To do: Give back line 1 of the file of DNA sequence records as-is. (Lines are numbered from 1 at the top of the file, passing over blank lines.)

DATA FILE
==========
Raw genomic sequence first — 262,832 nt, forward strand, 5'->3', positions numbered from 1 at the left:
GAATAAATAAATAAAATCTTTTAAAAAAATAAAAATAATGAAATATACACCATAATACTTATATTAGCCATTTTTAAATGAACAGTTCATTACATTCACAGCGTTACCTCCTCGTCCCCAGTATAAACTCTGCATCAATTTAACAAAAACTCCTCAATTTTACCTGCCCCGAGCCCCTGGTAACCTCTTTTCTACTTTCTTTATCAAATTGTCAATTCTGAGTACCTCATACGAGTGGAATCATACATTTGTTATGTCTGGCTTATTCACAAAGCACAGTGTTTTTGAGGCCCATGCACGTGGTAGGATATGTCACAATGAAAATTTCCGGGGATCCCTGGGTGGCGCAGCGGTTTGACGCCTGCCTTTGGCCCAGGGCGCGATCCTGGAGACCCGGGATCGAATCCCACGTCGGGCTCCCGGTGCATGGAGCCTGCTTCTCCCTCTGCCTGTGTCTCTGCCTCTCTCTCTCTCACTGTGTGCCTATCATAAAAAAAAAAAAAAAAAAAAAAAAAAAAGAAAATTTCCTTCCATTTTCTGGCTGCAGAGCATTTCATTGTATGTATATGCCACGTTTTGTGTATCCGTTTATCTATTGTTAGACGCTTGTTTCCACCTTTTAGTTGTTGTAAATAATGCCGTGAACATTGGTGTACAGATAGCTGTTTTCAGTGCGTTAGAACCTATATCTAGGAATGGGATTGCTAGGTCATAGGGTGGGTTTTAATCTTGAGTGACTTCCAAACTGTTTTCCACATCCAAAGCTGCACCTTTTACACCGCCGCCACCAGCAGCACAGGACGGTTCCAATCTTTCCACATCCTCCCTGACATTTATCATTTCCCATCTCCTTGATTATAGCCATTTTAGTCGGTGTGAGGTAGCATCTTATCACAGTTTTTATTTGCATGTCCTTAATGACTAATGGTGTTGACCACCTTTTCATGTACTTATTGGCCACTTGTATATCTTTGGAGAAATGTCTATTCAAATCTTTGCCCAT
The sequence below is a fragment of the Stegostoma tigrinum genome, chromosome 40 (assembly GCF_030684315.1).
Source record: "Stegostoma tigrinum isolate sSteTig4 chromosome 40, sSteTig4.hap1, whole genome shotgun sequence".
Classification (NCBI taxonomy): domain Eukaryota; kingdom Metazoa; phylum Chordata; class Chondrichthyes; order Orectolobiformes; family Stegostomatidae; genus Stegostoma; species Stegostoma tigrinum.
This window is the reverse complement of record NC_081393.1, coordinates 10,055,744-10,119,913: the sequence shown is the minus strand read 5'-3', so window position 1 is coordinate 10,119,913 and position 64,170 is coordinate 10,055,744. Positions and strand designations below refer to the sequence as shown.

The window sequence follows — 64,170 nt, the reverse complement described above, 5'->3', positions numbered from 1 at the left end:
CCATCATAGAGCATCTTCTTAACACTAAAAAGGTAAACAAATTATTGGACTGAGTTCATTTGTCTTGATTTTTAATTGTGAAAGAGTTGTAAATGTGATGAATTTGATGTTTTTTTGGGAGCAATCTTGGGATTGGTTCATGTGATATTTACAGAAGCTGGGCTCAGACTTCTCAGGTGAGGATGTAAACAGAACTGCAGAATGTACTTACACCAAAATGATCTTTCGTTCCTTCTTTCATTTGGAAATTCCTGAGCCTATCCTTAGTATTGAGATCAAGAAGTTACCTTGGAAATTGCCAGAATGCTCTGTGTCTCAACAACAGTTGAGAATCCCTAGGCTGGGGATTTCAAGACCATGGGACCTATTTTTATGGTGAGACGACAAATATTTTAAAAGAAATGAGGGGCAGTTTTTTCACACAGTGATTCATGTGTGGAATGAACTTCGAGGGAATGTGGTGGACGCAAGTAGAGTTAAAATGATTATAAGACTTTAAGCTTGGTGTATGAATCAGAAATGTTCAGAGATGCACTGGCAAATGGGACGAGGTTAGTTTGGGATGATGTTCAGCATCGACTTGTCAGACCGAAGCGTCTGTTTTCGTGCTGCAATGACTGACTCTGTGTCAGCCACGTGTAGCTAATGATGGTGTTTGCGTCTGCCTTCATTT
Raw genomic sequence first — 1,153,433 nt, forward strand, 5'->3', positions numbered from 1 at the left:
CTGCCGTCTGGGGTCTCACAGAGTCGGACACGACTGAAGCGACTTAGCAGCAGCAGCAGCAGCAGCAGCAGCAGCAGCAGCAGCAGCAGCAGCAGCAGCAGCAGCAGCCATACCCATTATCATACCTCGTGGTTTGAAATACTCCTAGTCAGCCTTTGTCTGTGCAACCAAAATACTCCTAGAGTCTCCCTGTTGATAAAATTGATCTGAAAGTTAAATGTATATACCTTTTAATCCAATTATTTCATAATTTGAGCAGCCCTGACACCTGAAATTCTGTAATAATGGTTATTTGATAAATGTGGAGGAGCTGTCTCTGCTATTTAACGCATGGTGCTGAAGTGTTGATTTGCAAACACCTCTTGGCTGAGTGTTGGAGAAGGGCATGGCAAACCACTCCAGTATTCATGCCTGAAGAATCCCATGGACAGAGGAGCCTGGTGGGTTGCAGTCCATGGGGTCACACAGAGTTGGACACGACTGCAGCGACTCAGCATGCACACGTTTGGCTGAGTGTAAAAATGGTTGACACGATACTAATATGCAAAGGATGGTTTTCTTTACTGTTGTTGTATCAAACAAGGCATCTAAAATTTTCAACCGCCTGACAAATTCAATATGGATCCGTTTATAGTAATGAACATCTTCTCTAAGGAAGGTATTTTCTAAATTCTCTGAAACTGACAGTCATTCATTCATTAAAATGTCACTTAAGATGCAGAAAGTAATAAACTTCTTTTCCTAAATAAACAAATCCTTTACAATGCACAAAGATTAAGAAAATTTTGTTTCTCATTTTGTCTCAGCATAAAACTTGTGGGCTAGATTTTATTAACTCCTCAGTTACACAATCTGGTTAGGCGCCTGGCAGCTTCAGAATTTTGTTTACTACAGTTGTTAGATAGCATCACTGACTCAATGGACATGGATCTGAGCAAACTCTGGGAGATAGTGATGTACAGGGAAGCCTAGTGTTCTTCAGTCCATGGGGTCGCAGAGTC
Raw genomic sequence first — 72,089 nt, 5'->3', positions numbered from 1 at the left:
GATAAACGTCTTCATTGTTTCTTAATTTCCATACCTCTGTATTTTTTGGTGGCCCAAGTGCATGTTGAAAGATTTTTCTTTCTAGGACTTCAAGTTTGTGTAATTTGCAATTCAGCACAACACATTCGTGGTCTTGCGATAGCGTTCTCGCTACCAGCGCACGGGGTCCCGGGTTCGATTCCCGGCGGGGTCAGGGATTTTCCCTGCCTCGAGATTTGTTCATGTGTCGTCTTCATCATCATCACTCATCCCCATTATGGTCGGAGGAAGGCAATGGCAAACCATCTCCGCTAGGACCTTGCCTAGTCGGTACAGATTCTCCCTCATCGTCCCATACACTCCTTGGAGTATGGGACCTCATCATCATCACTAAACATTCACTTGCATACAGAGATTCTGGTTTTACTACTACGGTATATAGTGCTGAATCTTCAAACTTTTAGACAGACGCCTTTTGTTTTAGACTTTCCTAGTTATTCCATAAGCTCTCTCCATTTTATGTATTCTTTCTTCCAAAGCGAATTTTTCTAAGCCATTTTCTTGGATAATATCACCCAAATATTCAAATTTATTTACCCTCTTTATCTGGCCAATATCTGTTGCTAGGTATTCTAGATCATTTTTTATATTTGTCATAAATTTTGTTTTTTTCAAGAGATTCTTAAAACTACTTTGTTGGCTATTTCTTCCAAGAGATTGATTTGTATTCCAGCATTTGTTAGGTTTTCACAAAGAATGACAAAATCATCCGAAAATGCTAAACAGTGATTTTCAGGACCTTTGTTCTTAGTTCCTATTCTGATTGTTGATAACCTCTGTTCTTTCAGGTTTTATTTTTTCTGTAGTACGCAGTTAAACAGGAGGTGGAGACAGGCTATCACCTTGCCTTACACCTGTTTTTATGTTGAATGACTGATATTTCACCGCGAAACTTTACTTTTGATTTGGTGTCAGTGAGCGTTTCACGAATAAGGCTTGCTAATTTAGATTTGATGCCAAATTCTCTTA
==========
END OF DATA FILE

Raw genomic sequence first — 262,832 nt, forward strand, 5'->3', positions numbered from 1 at the left: